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Streaming shows keep theater alive after the lights went out on Broadway

Audra McDonald, Meryl Streep and Christine Baranski performed online during "Take Me to the World: A Sondheim 90th Birthday Celebration." (Photo courtesy DKC O&M)

Back on March 12, I was all set to attend a press preview performance of Tracy Letts’ new comic drama “The Minutes.” My review of the all-female pop concert musical “Six” was going to be published that same night, and I was on the verge of reviewing countless other shows that would be opening on Broadway through the end of April, ranging from “Who’s Afraid of Virginia Woolf?” to “Mrs. Doubtfire.” 

Then everything came crashing to a halt. 

It’s been nearly two months since the shutdown of live theater in New York City (including Broadway, Off-Broadway, Off-Off-Broadway and everything in between) due to the dangers of COVID-19. For avid theatergoers such as myself, the ongoing situation has been both depressing and disorienting. 

On the other hand, the theater community (as resilient and resourceful as ever) has kept up ours spirits and remained on the cultural radar through an endless supply of streamed theater-related programming, including readings of well-known plays performed by stage actors from their homes using teleconferencing software, mixed-media projects, interviews, workshops and fully-produced shows that were previously filmed. 

Major highlights to date have included Richard Nelson’s “What Do We Need to Talk About?” (an original drama by Richard Nelson conceived as a family conference call on Zoom, presented by the Public Theater), “Take Me To the World: A Sondheim 90th Birthday Celebration” and the ongoing “National Theatre at Home” series.

Putting these projects together involves improvisation, technical savvy and the cooperation and legal approval of major performing arts unions and intellectual property rights holders. 

Molière in the Park, which was forced to postpone its free outdoor production of “The Misanthrope” at the LeFrak Center at Lakeside in Prospect Park, worked with a software developer, a video designer and the Theatre Authority (which approves performances by members of Actors’ Equity Association at fundraising events) to present “The Misanthrope” virtually.

The livestream of Molière in the Park’s production of “The Misanthrope.” (Photo courtesy of Molière in the Park)

“It was very much an experiment for us,” said artistic director Lucie Tiberghien, who added that the company is still waiting to see if it might be possible to present live shows this summer. “This is unknown territory, but we have the advantage of being outdoors. We could do social distance seating for sure in our situation. Our flexibility is very much a bonus right now.”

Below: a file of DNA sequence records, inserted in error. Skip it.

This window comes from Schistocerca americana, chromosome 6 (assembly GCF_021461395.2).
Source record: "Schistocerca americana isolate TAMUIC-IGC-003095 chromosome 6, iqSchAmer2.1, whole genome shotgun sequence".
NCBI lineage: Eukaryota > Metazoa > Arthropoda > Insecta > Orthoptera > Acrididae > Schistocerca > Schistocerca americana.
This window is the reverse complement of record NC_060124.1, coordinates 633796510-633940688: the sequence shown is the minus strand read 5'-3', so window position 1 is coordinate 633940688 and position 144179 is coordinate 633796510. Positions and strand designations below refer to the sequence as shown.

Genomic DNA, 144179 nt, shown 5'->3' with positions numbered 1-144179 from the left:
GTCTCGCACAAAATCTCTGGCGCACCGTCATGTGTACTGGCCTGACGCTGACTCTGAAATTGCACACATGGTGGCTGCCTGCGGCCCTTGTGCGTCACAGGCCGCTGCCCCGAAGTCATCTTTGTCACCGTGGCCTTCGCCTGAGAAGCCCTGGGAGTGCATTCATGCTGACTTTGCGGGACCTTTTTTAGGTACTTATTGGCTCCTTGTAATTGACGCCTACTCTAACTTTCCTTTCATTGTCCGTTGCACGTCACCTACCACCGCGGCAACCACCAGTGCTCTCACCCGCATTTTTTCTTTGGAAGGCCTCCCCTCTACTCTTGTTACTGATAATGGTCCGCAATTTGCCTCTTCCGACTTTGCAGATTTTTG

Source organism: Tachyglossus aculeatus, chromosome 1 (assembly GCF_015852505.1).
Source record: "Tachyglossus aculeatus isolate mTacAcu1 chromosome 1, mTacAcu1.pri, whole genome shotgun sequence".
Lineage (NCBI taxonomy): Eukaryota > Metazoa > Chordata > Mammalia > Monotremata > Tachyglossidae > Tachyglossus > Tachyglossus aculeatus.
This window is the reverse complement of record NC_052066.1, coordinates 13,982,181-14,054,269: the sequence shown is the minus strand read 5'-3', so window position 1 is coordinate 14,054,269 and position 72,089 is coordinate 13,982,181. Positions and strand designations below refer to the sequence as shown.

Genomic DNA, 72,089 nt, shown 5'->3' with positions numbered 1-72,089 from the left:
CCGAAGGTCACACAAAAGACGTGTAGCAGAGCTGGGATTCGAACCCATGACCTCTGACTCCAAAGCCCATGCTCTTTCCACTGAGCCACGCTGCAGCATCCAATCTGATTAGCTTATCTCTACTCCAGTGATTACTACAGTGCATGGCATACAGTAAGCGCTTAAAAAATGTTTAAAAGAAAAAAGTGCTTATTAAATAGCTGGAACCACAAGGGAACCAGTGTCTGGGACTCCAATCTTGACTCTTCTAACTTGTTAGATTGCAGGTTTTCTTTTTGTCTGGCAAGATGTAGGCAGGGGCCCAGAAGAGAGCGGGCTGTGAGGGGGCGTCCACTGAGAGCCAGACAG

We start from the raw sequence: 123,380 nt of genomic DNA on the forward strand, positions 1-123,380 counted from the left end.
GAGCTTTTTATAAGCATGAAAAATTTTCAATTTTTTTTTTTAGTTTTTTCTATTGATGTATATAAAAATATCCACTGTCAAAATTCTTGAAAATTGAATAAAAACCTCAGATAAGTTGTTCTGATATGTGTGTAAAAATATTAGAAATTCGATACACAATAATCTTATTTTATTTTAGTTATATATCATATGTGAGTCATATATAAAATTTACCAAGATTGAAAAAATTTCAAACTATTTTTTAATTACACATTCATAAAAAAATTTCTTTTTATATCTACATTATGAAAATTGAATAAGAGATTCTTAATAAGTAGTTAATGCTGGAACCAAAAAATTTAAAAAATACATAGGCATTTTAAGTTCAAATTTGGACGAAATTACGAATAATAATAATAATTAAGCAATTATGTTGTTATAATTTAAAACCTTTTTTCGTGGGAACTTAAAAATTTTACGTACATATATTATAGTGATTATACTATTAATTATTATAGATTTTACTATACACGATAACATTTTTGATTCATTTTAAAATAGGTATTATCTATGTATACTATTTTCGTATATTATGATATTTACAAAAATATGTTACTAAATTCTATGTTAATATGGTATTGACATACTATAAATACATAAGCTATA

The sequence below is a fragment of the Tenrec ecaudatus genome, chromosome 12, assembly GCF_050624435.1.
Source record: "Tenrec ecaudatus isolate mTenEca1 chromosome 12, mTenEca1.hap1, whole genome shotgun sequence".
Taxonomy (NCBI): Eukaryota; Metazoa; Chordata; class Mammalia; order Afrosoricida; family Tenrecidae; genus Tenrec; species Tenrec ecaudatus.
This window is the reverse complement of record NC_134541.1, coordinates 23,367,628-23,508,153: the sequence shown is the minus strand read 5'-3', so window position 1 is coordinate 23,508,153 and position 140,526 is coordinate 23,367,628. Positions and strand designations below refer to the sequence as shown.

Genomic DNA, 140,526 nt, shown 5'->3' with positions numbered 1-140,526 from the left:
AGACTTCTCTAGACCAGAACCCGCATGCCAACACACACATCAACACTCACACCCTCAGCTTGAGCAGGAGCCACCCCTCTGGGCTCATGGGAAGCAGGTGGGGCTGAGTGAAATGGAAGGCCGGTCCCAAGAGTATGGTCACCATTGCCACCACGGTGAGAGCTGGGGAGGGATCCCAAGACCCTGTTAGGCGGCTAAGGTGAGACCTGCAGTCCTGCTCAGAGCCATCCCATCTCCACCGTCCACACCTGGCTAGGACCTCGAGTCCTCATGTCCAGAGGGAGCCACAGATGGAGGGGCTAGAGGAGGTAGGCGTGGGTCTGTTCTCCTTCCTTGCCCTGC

After Broadway shut down, Off-Broadway’s Rattlestick Playwrights Theater continued to present Ren Dara Santiago’s “The Siblings Play” for a few more performances under social distancing rules at half capacity.

Dalia Davi and Ed Ventura in “The Siblings.” (Photo by Julieta Cervantes)

Then, under a special agreement with Actors’ Equity, a recording of the play was available online for theatergoers who had already purchased tickets for subsequent performances. A limited number of “View at Home tickets” were also made available, with the proviso that the total number of online viewers could not exceed the theater’s seating capacity for each planned performance. 

“Though it doesn’t substitute for the actual run of the show itself, people were still able to experience the show and find meaning in it,” artistic director Daniella Topol said. Rattlestick also co-presented a free livestreamed performance of Jonathan Tolins’ one-man comedy “Buyer & Cellar” (performed by Michael Urie from his living room) to raise money for both the theater and Broadway Cares/Equity Fights AIDS.

Thirdwing, a new theater company with an emphasis on digital media, is particularly well-suited to this moment in time. It had planned to stage “The Female Genius,” a series of short plays by Rachel Carey about groundbreaking women in history, at The Wild Project in the East Village. In spite of the cancellation of the run, the play (which was filmed before COVID-19) can be streamed as a series of web episodes.

“I always wanted to connect theater to streaming in a way that was kosher,” said founder Cameron Bossert, who shot the episodes under a SAG-AFTRA new media contract and likened them to 1950s teleplays such as “12 Angry Men” and “Marty.” “We didn’t film in a theater or with an audience. They were designed to be watched at home or on your phone, and we planned to then bring the same script and actors to a stage.”

One can’t help but wonder how streaming theater programming may affect how theater is produced and distributed in the future. I wouldn’t be shocked if companies start regularly selling virtual tickets in addition to in-person tickets, especially if social distancing rules require that theaters reduce their seating capacity. But even if it does not invade the theater space itself, streaming will probably play a much more prominent role in how theater is marketed to the general public.

Recommended Free Theater Streaming Series

  1. National Theatre at Home, nationaltheatre.org.uk
  2. Stars in the House, starsinthehouse.com
  3. Nightly Opera Streams, metopera.org
  4. Viral Monologues, 24hourplays.com
  5. Soundstage, playwrightshorizons.org
  6. The Shows Must Go On, andrewlloydwebber.com
  7. Public Everywhere, publictheater.org
  8. Playing On Air, playingonair.org
  9. Lincoln Center at Home, lincolncenter.org
  10. The Encores! Archives Project, nycitycenter.org

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